by Dirk van Dijk
In the first quarter, the economy grew at an annual rate of 1.8%, down from 3.1% in the fourth quarter, and from the 2.6% pace in the third quarter. The growth rate was slightly above consensus expectations of 1.7%. Also, the quality of the growth was weaker than in the fourth quarter, but not awful. The first graph (from this source) shows the history of GDP growth.
So how did we get to the 1.8% overall growth? What parts of the economy were growing and thus adding to growth and which parts were acting as a drag? Since the different parts of the economy are of very different sizes, and some tend to be relatively stable while others can be very volatile, I will focus on the contributions to growth. In other words, growth points, not the percentage growth rates.
After all, a small percentage change in a very big part of the economy can have more impact than a big percentage change in a small part of the economy. To do this I will follow the familiar Y = C + I + G + (X – M) framework, where Y = GDP, C= Consumption, I = Investment, G= Government, X = exports and M = imports.
Personal Consumption Expenditures
The biggest part of the economy by far is the Consumer, or consumption, or to be more specific, Personal Consumption Expenditures (PCE). It represented 71.2% of the overall economy in the fourth quarter, and was the biggest growth driver. PCE contributed 1.91 growth points, down from 2.79 points in the fourth quarter but up from 1.67 points in the third quarter.
The increasing contribution to growth from C is generally a good thing, at least in the short term. Over the long term, our economy is already weighted far too much towards C, and that contribution has been rising over the years. Back in the 1960’s it represented more like 64% of the overall economy.
Our consumption share is also far higher than most other economies in the world. Still, we need consumers to be opening their wallets for the economy to grow, at least in the short term. This is high-quality growth, and is very welcome in the current environment.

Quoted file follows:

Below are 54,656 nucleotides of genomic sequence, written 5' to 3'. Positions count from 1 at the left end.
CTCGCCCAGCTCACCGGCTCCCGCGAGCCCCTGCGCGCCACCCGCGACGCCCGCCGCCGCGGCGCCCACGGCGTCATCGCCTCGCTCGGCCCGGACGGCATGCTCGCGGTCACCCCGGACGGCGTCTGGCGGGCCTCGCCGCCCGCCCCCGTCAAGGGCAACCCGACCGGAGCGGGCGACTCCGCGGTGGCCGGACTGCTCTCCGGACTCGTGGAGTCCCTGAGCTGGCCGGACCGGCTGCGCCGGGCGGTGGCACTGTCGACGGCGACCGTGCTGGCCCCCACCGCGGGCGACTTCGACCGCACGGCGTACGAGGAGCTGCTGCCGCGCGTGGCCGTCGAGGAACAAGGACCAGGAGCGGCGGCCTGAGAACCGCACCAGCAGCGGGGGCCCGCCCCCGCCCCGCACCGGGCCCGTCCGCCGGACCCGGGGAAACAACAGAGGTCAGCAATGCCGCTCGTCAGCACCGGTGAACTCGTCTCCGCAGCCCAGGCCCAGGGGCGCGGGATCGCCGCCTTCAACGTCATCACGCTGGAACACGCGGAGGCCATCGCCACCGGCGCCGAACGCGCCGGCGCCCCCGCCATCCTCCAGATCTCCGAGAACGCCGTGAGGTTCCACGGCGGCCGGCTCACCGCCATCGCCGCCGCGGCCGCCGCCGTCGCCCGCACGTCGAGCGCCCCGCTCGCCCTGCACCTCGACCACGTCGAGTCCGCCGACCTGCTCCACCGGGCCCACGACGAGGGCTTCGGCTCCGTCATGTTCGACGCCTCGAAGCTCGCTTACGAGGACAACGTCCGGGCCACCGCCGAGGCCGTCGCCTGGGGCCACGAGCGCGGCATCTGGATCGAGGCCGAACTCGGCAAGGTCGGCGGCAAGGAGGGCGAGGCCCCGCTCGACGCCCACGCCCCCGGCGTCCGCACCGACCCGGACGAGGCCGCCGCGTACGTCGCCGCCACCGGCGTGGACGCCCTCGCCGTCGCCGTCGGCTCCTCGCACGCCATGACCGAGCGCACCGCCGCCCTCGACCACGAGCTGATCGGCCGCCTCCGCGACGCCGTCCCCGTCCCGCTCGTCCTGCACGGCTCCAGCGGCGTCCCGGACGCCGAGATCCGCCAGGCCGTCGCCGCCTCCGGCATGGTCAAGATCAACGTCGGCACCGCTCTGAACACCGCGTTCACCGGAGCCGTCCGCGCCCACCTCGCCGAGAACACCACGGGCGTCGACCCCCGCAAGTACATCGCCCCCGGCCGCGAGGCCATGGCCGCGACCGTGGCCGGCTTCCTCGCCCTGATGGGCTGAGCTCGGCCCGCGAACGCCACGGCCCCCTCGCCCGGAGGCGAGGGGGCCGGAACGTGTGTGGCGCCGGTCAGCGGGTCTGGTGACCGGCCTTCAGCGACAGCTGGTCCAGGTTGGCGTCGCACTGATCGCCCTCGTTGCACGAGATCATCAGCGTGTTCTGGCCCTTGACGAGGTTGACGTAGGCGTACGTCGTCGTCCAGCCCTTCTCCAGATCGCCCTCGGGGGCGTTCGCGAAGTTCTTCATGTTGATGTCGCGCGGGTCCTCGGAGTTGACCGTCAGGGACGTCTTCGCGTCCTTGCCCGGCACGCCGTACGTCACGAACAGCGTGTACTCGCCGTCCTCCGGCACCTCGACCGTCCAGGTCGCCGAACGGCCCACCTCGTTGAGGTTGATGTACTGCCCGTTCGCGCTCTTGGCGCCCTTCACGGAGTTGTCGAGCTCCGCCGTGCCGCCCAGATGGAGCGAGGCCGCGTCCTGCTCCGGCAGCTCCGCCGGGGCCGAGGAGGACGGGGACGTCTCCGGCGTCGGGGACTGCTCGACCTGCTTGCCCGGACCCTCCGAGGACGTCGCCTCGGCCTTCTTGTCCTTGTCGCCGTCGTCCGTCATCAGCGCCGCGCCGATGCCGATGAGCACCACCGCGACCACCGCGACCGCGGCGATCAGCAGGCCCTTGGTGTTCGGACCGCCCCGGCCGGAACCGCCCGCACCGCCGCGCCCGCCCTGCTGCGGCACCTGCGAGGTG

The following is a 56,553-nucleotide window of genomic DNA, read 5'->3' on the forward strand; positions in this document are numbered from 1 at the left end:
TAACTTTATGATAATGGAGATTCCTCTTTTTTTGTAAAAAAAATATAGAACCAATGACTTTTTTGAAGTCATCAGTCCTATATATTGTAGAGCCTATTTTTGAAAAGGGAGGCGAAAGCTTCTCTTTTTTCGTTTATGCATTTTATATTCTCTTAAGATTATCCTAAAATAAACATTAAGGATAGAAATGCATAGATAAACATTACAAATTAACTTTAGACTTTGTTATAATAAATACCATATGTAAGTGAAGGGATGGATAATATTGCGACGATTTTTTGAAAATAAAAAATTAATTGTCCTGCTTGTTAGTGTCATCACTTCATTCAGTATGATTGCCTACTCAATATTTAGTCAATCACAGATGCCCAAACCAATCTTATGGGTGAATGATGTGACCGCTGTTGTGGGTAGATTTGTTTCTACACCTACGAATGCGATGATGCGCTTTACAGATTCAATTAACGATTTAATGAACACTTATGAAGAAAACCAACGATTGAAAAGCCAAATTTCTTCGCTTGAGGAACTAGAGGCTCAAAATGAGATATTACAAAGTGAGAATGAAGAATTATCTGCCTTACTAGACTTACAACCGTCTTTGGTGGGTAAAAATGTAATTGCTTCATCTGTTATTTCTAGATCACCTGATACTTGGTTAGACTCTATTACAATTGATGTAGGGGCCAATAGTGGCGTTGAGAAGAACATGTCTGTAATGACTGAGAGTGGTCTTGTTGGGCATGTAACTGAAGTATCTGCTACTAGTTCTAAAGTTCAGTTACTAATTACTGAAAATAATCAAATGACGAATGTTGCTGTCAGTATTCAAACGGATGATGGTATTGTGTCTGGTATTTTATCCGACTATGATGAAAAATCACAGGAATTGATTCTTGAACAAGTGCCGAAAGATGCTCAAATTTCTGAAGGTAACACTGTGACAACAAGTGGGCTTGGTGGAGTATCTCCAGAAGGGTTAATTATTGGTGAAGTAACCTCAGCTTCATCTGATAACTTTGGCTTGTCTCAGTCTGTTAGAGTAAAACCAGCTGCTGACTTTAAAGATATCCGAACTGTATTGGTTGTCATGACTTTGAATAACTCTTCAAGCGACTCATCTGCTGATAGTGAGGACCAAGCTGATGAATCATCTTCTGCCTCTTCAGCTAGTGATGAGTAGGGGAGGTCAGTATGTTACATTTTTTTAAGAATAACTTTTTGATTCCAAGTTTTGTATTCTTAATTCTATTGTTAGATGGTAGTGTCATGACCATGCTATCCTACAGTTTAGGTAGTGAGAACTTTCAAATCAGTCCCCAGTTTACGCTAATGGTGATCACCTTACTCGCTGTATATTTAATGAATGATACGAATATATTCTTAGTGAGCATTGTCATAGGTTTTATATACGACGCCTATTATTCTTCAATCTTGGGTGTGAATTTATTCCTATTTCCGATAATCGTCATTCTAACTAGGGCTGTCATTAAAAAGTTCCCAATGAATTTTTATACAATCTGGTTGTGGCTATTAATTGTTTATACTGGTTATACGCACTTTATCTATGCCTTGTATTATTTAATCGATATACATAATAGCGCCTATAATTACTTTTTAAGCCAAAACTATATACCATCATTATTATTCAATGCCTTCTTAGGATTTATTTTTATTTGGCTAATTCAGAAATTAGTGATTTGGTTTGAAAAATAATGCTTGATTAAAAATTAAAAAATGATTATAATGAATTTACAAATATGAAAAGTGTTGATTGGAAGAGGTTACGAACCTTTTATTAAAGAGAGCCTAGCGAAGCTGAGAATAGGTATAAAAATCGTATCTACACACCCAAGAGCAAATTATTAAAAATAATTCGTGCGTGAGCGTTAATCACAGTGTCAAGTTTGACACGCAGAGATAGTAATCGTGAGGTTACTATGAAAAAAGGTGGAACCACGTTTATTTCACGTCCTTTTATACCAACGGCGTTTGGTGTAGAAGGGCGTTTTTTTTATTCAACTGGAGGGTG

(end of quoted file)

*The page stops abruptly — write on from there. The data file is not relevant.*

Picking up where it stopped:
Goods vs. Services
Consumption can be broken down into two main categories, goods and services. Goods can be further broken down into durable goods, which tend to be big ticket items that will last more than 3 years and Non-Durable goods, which tend to be consumed right away. (For some reason clothing is categorized as a non-durable good. Clearly the people making those decisions have never looked into my closet.)
Services are by far the biggest part of consumption, at 65.96% of PCE and 46.96% of overall GDP. It chipped in 0.70 growth points, up slightly from contributing 0.70 points in the fourth quarter and from a net contribution of 0.74 points in the third quarter.
This solid increase is very encouraging. Services tend to be “produced” domestically, not in China, and also tend to be more labor intensive than goods producing jobs. Normally, demand for services is more stable than demand for goods, especially durable goods.
Durable vs. Non-Durable Goods
Within the consumption of goods, consumption of non-durable goods is about twice as large as the consumption of durable goods. However, since people can defer purchase of durable goods like an auto from Ford (NYSE:F) more easily than they can defer purchase of a box of Corn Flakes from Kellogg’s (NYSE:K), durable goods demand is very volatile. As a result, durable goods tend to “punch above their weight” in determining if the economy is booming or slumping.
Durable goods consumption added 0.78 points to growth, down sharply from an addition of 1.45 points in the fourth quarter but up from 0.54 points in the third quarter. While that contribution is not bad, the sharp slowdown is a bit disheartening. The sector is only 10.88% of PCE and 7.75% of overall GDP, yet it contributed 43.33% of the overall GDP growth in the quarter. Early in recoveries it tends to have a bigger positive impact, but it also has a big negative impact when the economy falls into recession.
Non-durable goods are 23.15% of PCE and 16.48% of overall GDP. The sector's contribution to growth fell to 0.34 points in the first quarter from 0.65 points in the fourth quarter and 0.39 points in the third quarter. For a “Steady Eddie” part of the economy, this is nice solid, and importantly, sustainable level of contribution to growth.
Overall, the Consumer is doing his and her part in getting the economy rolling again. The strong contribution from the consumer service sector is encouraging. All three parts made solid contributions to growth, though goods much less so than in the fourth quarter.
While over the long term we can worry that far too much of the overall U.S. economy is dedicated to consumption and not enough to investment and exports, for right now we want to see the Consumer alive and kicking. Without a doubt he was in the first quarter, but not kicking as hard as at the end of last year.
Investment tends to be the most volatile part of the economy, and thus is the major reason why the economy either booms or busts, even though it is a relatively small part of the overall economic picture. Overall Gross Domestic Private Investment (GDPI) is just 12.42% of the overall economy. Overall GDPI added 1.01 growth points in the fourth quarter, a sharp reversal from subtracting 2.61 points in the fourth quarter but down from the 1.80 point contribution in the third quarter.